Wolverine makes his Marvel Infinite Comics debut.
Wolverine: Japan’s Most Wanted #1 is the first of a weekly 13-part digital story under Marvel’s Infinite Comics initiative. Wolverine is in Tokyo battling the Silver Samurai, Sabretooth, and a whole lot of Hand ninjas on the vague mission of taking away what belongs to Sabretooth. We are thrown right into the action at issue’s start, as Wolverine is already hours into a Tokyo rooftop fight with Hand ninjas.
The issue is told entirely as one big action set piece. This decision really helps sell the idea of the format as something you can’t get in print. The digital comic finds a happy medium between the unmoving pictures of a traditional comic and the awkward animation of motion comics. What this means is that there are animated transitions between certain panels to create the feel of action, while retaining its essential “comic book”-ness.
There are times where the action in this book is so fluid that a sequence of Wolverine unsheathing his claws, getting shot with an arrow, or crashing through the window of a building feels animated. A lot of the credit for this goes to artists Yves Bigerel (layouts) and Paco Diaz, who give the comic the look and style of an animated show.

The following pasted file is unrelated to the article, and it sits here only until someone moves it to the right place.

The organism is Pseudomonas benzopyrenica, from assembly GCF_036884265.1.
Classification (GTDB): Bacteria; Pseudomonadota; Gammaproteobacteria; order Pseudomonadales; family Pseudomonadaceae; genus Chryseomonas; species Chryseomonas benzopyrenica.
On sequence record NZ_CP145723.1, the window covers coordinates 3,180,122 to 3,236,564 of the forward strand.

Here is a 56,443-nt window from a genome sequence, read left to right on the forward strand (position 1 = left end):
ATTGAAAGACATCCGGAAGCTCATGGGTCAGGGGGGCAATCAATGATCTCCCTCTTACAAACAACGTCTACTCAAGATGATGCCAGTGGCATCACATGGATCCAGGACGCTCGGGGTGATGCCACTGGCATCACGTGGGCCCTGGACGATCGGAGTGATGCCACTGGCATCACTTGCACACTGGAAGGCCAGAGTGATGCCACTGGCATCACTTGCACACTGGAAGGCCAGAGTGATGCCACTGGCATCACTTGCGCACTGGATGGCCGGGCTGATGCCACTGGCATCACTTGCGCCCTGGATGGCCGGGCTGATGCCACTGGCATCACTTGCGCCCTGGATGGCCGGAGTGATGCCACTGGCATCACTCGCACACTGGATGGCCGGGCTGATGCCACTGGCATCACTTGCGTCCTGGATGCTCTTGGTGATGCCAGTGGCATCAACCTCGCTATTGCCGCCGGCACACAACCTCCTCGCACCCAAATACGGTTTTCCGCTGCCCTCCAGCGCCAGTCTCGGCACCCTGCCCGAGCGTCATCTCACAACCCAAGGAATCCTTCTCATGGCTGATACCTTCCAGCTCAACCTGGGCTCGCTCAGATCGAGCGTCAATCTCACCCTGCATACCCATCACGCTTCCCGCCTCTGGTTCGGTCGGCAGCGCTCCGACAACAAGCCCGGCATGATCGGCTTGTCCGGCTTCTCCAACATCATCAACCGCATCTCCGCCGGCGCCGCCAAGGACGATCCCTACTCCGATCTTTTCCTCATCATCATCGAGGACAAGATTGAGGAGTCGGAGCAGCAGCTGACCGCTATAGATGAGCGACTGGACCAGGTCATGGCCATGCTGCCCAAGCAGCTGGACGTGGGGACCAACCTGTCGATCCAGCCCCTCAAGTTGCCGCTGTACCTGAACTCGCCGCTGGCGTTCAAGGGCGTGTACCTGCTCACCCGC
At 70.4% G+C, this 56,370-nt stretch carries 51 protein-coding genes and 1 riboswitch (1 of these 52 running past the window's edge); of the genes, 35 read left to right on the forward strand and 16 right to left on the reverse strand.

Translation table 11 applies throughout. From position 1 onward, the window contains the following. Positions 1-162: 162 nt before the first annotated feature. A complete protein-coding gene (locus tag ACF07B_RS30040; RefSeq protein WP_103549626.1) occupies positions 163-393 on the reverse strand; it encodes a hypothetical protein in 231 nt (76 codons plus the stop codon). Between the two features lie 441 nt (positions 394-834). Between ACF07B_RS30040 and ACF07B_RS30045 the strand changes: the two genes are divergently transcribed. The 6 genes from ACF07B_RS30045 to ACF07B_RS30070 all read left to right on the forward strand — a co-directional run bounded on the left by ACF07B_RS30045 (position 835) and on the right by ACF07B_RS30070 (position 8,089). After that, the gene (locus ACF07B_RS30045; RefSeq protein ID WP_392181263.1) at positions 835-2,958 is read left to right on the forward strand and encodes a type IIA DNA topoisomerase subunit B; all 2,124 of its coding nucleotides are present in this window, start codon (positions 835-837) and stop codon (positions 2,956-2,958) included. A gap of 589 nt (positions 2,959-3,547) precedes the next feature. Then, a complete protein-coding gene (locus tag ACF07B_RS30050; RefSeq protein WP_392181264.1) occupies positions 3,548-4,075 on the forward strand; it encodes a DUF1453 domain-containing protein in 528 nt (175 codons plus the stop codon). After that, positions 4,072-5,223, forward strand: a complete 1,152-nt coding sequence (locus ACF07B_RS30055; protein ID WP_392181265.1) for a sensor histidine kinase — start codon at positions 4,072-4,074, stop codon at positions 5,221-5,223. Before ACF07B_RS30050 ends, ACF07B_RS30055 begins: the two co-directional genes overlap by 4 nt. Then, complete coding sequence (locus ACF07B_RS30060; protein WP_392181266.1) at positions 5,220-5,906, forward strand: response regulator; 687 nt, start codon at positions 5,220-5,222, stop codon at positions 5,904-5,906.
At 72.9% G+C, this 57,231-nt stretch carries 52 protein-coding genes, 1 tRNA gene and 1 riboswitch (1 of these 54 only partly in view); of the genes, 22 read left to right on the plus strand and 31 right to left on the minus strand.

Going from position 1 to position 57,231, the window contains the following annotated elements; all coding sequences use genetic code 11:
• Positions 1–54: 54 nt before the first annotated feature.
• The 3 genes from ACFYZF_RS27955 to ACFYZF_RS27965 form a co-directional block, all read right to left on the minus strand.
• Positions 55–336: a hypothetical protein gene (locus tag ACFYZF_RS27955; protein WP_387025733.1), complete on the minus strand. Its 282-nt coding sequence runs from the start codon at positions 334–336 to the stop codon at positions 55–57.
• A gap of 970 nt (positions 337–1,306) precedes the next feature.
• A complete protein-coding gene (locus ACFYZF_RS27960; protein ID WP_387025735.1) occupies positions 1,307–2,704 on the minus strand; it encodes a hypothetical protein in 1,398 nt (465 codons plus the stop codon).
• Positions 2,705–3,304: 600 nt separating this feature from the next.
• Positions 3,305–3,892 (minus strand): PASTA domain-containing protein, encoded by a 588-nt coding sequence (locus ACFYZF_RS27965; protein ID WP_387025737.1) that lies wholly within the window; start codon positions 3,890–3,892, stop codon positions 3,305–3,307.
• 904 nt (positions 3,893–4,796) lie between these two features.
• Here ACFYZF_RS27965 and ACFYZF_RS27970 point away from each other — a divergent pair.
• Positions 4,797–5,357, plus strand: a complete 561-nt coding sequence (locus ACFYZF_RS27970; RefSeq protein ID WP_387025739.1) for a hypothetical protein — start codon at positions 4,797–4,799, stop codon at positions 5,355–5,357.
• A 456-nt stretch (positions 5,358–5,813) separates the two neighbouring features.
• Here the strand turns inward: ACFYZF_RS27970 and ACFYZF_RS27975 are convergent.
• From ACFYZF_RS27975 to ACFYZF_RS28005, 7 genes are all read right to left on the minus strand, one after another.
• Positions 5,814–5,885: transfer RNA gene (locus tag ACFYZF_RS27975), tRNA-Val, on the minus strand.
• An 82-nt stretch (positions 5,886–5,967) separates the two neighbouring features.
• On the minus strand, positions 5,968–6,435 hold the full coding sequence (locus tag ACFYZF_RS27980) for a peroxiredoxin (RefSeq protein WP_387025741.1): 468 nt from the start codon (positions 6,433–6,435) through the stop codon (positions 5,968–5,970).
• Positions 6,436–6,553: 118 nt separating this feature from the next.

The animated feeling also owes credit to the breakneck pace of co-plotter Jason Aaron and scripter Jason Latour’s story.
But, even though the story flies by in an entertaining way, I couldn’t help but feel a bit empty when it was all over. Jason Aaron has been the writer to define Wolverine in his modern solo stories, but all of that depth seen in his previous stories is set to the side in favor of stabbing. I’m sure we’ll get a better understanding of Wolverine’s motivation and get some character development in installments to come, but almost none of that is present in the opener.
It’s important to keep in mind that this is the first of a long, weekly series and as such the plotting will be a bit different than a usual monthly comic book. This issue largely succeeds in what it’s trying to do: dazzle with non-stop action that takes advantage of the medium, but some readers may be put off by the fact that they paid $2.99 for such a quick read. Especially when you keep in mind that previous Infinite Comics have ranged from $0.99 to $1.99 while DC’s similar offerings come in at $0.99.
Longtime Wolverine fans and action lovers will find a quick but enjoyable, bloody romp. Others who are just interested in trying out these animated digital comics would probably be better served with Batman ’66.
Jason Aaron & Jason Latour (W), Paco Diaz & Yves Bigerel, Marvel/Infinite Comics, $2.99, July 9, 2013. Available in the Marvel Comics app.